Photo Courtesy: (AFP/Marco Longari)
The National Electoral Board of Ethiopia chairman Kemal Bedri, left, greets former U.S. President Jimmy Carter
Former President Jimmy Carter says he has not seen a pattern of pre-election misconduct by the Ethiopian ruling party, as charged by the opposition and some international observers. Mr. Carter arrived in Ethiopia Thursday to lead a 50-member delegation from the Atlanta-based Carter Center to observe Sunday's national and regional elections. The elections are being seen as a key test of Ethiopia's commitment to democracy.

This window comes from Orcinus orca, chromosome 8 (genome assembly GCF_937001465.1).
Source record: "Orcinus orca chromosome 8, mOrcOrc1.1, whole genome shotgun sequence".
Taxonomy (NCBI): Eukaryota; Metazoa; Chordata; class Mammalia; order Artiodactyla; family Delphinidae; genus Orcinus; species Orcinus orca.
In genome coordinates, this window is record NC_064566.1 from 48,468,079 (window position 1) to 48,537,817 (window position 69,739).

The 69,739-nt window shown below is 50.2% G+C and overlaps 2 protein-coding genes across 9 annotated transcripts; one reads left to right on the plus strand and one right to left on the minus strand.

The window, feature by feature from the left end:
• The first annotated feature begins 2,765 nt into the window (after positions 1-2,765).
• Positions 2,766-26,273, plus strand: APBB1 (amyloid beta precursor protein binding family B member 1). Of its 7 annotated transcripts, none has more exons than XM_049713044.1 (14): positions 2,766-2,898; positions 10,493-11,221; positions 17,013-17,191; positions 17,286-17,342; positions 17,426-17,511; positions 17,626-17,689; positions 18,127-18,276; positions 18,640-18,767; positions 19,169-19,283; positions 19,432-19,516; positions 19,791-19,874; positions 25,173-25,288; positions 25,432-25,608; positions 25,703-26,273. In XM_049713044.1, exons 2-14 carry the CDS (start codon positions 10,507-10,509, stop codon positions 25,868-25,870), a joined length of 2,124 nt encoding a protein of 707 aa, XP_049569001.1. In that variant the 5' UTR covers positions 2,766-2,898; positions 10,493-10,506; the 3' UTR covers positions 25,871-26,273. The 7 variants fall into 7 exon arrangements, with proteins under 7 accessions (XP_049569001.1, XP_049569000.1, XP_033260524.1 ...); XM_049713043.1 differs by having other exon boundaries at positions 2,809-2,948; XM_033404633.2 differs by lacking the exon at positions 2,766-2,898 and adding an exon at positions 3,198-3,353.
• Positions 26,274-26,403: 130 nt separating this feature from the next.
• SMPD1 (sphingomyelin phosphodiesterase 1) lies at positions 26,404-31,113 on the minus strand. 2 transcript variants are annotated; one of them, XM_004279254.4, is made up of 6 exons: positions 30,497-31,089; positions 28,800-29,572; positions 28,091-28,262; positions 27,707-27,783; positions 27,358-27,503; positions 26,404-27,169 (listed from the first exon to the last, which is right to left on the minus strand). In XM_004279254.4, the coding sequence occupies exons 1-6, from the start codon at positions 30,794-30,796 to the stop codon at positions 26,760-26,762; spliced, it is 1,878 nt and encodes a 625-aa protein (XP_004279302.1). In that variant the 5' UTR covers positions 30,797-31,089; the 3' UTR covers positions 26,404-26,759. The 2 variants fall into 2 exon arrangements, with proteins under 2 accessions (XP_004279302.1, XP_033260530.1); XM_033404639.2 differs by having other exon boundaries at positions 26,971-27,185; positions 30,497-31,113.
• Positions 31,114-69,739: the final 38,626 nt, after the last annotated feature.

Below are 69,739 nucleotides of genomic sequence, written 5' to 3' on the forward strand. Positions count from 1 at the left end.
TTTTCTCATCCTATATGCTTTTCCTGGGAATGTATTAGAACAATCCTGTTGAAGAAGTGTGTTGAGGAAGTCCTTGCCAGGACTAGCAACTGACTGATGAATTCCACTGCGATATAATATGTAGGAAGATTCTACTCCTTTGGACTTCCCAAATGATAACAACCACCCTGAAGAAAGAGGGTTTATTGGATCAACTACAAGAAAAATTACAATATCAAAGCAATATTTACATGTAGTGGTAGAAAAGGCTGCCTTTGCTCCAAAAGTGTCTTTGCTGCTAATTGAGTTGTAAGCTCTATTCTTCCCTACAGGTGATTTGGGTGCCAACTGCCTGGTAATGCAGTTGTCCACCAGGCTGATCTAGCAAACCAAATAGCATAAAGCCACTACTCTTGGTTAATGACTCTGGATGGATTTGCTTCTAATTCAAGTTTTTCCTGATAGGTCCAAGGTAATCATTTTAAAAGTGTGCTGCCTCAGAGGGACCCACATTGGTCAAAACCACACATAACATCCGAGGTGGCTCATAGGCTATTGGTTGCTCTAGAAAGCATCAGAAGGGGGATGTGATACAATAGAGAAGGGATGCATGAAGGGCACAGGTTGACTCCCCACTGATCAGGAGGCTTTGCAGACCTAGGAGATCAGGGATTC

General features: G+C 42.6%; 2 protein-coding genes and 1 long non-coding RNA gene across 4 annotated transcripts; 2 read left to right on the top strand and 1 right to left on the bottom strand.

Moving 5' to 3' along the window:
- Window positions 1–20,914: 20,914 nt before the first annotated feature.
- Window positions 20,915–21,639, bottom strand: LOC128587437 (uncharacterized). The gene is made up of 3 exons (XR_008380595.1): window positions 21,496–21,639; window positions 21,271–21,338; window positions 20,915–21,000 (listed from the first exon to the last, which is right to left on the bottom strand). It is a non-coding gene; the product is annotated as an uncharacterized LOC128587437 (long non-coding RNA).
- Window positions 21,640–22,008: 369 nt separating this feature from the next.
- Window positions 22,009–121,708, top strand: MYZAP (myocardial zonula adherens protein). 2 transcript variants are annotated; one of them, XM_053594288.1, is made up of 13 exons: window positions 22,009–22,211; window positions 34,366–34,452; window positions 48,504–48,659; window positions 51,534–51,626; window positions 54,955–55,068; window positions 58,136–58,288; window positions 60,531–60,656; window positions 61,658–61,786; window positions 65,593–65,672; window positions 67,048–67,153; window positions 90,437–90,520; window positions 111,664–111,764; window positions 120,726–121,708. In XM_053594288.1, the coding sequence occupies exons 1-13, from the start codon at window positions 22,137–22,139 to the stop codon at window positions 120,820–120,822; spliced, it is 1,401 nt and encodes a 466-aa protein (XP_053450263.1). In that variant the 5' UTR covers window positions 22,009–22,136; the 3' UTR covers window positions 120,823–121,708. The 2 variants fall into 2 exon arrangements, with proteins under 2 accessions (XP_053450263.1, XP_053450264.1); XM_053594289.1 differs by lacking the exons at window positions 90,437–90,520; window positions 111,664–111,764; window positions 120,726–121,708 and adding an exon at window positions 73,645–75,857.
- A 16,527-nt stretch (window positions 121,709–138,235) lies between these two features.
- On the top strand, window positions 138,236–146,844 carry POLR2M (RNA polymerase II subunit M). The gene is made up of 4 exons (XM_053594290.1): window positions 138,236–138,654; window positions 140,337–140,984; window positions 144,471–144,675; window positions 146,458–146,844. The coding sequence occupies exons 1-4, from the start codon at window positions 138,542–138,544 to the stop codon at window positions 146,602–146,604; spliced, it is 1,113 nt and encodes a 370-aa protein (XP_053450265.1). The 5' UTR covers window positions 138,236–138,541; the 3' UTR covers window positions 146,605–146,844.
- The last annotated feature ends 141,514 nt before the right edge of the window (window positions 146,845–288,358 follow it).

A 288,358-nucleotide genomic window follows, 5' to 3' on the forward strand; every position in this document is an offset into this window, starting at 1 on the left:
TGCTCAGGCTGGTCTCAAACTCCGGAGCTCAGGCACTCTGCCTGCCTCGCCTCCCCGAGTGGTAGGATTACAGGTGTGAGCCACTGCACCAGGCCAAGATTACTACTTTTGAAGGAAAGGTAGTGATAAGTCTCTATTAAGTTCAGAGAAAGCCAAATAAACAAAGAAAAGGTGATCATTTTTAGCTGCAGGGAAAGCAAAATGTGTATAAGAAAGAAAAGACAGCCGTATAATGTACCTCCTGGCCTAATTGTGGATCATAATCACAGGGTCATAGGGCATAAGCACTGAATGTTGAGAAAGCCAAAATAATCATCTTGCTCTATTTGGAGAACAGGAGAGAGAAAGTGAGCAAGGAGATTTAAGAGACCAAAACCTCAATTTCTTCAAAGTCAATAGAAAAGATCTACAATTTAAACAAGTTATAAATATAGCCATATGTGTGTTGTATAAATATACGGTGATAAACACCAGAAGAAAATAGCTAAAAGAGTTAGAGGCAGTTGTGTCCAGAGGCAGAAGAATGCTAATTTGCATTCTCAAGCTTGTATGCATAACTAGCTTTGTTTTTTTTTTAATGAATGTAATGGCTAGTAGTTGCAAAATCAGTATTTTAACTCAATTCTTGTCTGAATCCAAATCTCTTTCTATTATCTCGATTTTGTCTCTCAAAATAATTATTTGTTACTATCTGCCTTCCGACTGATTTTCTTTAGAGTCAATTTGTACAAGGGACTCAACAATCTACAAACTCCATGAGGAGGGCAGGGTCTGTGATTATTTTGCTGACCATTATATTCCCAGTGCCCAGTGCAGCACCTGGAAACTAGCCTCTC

Responding to reporters' questions about allegations that officials from the ruling party and coalition allies have killed, intimidated, harassed, and arrested opposition politicians and supporters in the run-up to the polls, Mr. Carter says he believes such incidents have been isolated and are not part of a deliberate campaign by the government to weaken the opposition.
Instead of investigating these incidents, Mr. Carter dismisses the charges as isolated incidents, but he questioned the expulsion of three American organisations that were promoting democracy in the country ahead of the elections.
The Ethiopian government claims that the elections demonstrate its commitment to democratic principles. But in the run-up to the elections, the authorities have intensified the repression they have used to keep themselves in power for 13 years.
-Peter Takirambudde, Executive director of Human Rights Watch’s Africa Division